There are a number of modified forms of T'ai Chi (for seniors, for arthritis, for... just about anything). While these will provide some benefit (just as any exercise is beneficial) not all T'ai Chi (as taught today) will necessarily be able to convey all these benefits.

02 May 2015, 23:47

Internal Ways T’ai Chi Retreat – 17th to 19th April 2015

Come and have a post-Easter de-stress and detox with relaxing T’ai Chi and Qigong sessions in a tranquil and remote mountain setting, sharing the picturesque mountain scape with curious Clydesdales on a working farm at the head of the Rangitata River.

When: Friday 17th April to Sunday 19th April
Where: Erewhon Station
Cost: $250 per person


T’ai Chi Retreat FAQs

What’s included in the price?
The $250 fee for the T’ai Chi retreat includes your accommodation and (healthy, wholesome) food, as well as training and tuition. You will need to cover transport to Erewhon and any additional expenses – such as a horse ride – if you choose to do this.

Where is Erewhon?
Clear directions and a map will be provided to participants. Erewhon is quite literally at the end of Hakatere Potts Road, which extends towards the Southern Alps from Mt Somers. Erewhon is about 25 minutes beyond Lake Clearwater. The last section is on gravel roads – a 4x4 is not required but it would be best to have a vehicle with reasonable ground clearance. Lift share amongst participated can be arranged.

Where will we be staying?
Accommodation is in the old farmhouse at Erewhon. This means shared rooms (approx. 4 people to a room if we are fully booked) with bunk beds, a communal lounge, kitchen, and dining room, and a bit of a clever scheduling to get a spot in the bath or shower.

What do I need to bring along?
Bedding. A mattress cover sheet and pillows are provided, but you will need to bring a sleeping bag or duvet, pillow case and a towel.
Comfortable clothing and shoes for exercise and walking, including rain gear in case it is wet. A book or notepad for your spare time, a camera, a torch (just in case the power goes off – or you fancy an evening walk).  A small daypack and water bottle to carry lunch and a jacket when out walking.

What will we be eating and drinking?
The focus will be on healthy food – with herbal teas, fresh fruit, crisp salads and good hot meals. No alcohol. The fare will be largely vegetarian, but will include some fish. Individual preferences can be catered for – you can detail these on your registration form.

How many people will be taking part?
The cottage can sleep 17, but we will probably cut off at 12 participants. If demand is greater we could enquire about camping or using the old shearing shed. We currently have space for about 5 more people.

How much training will we be doing?
Participation in the training sessions is voluntary, but obviously encouraged.

19 March 2015, 23:49

Internal Ways T'ai Chi Poem

One of our Oxford T'ai Chi students wrote this poem recently. We thought it was worth sharing. We hope you enjoy it and find some inspiration for your own practice.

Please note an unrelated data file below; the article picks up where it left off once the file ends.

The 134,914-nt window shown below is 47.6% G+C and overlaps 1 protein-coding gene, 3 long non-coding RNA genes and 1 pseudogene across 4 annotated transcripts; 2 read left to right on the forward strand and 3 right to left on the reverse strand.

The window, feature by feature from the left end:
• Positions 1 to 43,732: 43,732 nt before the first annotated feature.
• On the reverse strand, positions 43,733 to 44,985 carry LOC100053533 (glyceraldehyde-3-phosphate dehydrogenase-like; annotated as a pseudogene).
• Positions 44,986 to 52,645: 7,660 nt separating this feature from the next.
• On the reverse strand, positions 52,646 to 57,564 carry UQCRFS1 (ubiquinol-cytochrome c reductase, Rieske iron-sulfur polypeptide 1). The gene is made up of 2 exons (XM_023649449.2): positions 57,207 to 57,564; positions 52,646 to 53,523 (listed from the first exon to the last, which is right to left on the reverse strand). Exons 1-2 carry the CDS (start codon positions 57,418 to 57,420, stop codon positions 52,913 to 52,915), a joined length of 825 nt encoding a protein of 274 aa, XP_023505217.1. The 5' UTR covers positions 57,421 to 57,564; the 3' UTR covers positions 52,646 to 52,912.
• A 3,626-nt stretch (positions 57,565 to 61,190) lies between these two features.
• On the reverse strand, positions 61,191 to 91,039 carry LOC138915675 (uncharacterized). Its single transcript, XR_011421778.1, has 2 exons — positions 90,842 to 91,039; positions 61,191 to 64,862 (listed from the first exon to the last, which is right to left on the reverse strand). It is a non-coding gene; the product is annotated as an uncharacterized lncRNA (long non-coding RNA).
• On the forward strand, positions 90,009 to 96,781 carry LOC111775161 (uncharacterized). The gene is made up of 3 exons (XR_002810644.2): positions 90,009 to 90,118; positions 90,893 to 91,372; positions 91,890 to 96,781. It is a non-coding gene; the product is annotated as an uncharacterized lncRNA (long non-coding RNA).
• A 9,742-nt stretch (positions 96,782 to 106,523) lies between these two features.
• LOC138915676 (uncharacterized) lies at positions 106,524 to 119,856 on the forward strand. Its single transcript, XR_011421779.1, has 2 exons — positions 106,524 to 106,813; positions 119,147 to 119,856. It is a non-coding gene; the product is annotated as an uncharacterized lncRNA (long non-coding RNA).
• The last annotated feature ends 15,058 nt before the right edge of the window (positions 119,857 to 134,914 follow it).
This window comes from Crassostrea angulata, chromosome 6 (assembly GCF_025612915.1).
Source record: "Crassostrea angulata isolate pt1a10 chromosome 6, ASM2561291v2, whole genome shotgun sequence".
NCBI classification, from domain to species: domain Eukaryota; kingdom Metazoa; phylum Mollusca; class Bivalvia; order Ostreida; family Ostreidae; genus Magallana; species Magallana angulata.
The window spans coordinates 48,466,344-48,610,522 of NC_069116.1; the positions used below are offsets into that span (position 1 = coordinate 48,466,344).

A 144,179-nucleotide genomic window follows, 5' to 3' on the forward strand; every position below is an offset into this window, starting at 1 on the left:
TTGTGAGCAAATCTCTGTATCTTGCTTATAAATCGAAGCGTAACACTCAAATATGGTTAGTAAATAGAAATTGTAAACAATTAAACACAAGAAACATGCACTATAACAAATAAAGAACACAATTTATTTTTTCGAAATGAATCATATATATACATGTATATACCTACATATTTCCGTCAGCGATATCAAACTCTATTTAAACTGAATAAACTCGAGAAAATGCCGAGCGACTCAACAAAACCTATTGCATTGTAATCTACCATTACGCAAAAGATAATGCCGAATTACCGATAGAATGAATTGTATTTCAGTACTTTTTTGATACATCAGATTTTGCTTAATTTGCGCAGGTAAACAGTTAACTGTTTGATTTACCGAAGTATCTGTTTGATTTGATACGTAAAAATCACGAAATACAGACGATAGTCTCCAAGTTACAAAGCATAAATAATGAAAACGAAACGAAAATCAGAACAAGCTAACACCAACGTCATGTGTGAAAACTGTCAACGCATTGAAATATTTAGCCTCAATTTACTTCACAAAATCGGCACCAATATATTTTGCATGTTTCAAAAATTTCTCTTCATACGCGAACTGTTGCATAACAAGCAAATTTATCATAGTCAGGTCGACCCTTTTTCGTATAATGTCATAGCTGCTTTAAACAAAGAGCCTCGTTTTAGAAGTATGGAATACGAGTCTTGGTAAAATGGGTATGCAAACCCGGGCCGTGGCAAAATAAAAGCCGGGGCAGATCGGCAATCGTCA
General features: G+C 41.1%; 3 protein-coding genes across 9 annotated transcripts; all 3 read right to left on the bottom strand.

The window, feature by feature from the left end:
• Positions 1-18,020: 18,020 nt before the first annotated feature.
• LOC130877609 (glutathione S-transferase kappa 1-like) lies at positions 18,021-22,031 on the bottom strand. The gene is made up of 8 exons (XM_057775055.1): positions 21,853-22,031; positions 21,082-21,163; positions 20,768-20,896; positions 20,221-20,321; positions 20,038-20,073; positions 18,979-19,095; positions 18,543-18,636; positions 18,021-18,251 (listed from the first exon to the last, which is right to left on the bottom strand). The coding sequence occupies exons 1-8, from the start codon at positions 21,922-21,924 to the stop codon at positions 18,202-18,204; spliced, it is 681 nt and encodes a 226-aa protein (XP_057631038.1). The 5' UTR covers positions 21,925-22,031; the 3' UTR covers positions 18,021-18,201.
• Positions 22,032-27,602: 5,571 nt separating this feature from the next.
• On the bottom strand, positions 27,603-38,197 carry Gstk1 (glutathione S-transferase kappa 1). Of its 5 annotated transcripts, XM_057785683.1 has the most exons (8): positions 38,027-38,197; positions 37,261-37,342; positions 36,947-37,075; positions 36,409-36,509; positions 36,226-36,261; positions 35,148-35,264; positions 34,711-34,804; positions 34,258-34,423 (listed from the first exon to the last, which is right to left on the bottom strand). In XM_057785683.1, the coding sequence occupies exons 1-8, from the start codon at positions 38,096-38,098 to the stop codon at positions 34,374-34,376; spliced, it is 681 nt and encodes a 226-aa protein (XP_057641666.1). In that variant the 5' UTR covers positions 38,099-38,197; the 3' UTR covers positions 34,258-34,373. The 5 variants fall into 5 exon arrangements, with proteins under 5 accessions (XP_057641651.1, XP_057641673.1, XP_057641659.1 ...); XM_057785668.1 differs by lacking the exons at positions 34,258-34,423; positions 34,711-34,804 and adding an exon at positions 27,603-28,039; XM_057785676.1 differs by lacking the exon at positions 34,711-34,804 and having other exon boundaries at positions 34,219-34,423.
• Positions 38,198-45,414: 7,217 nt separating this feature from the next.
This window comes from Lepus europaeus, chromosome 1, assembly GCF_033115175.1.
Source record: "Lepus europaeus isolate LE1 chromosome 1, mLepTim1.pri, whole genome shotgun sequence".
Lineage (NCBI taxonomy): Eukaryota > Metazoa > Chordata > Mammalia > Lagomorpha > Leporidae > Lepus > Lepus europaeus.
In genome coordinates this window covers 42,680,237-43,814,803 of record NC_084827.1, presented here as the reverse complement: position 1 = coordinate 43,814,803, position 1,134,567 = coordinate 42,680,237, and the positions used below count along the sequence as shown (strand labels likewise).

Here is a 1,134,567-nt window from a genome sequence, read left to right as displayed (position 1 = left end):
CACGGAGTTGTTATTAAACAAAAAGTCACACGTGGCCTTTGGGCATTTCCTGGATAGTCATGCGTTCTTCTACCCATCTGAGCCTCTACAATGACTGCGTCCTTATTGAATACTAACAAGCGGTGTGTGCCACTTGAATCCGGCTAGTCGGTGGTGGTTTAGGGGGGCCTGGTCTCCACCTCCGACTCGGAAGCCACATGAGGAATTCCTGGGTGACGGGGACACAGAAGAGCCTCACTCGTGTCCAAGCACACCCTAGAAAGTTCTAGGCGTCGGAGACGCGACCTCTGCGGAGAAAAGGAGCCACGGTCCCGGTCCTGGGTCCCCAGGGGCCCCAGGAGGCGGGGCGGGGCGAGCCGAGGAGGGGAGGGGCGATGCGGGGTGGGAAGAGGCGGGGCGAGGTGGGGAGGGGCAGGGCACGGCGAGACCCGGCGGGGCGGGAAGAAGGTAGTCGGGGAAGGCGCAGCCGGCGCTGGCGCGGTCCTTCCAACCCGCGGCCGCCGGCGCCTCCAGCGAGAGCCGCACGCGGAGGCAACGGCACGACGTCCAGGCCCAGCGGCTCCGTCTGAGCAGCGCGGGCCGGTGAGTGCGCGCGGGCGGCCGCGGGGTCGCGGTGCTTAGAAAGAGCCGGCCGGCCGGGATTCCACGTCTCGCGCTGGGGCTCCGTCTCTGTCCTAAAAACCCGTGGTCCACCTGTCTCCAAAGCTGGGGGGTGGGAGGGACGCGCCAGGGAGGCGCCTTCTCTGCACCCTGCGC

T'ai Chi - Yang Style

Breath in, breath out,

Open the door and reach outside, grasp the sparrow's tail,

Work left then right and roll to the whip,

Gazing from side to side.

Raise hands and welcome the stork's display.

Brush low whilst twisting with the music

Open ladies hand retaining no grip.

Move spiral energy, gaze close then wide.

30 January 2015, 22:18

Internal Ways A wee rant about precision

There’s nothing quite like misinformation to stir the journalist in me… so when I heard: “We do the medium frame – so it is not as precise [as another form they know]…” it motivated me to set the record straight.

Tai ChiAt some point you will hear reference to three frames in T’ai Chi: small, medium, and large (sometimes also referred to as big). Generalising to some extent (because there is considerable cross-over between the styles) a small frame is characterised by shorter and higher stances and more compact arm and waist movements (the Hao and Wu family styles, for example) and a large frame (some Chen styles) will be more athletic with lower and longer stances, and larger – far more externally visible – movements, with a medium frame (for example, most Yang styles) somewhere in between the two.

Some contend that the larger frames (being more physical) are more focused on the external movements, while the more compact frames help to focus on the internal movements – and they consider the smaller frame to be more advanced (if taught correctly). Others say that the smaller frame, which tends to be favoured older, less agile people, focuses more on health and less on the combative side, suggesting they have different purposes.

11 June 2014, 04:35

Internal Ways What's the purpose of percussion in Qigong?

qiIn a recent conversation someone mentioned that they would NEVER do Qigong because they think it's silly that people voluntarily hit themselves.

As you are probably aware, not all Qigong involves percussive movements to various - or any - body parts. But some do...

So why do people voluntarily hit themselves?

Well, first-off, the term hitting is a little misleading. The percussive movements are more like taps or pats, as opposed to hits or strikes. They may, or may not, be firm - but are generally no firmer that the friendly pat that your dog, horse or other animal enjoys... which redefines that question as

25 September 2013, 01:18

Internal Ways What equipment or clothing do I need for T'ai Chi?

The short answer is: none...

All you need to bring to your first class, or just about any class, is yourself - kitted out in some loose fitting clothing. You don't need a fancy silk kung fu suit or tai chi uniform, or any specific outfit. Just something comfortable to wear that doesn't retrict your movement.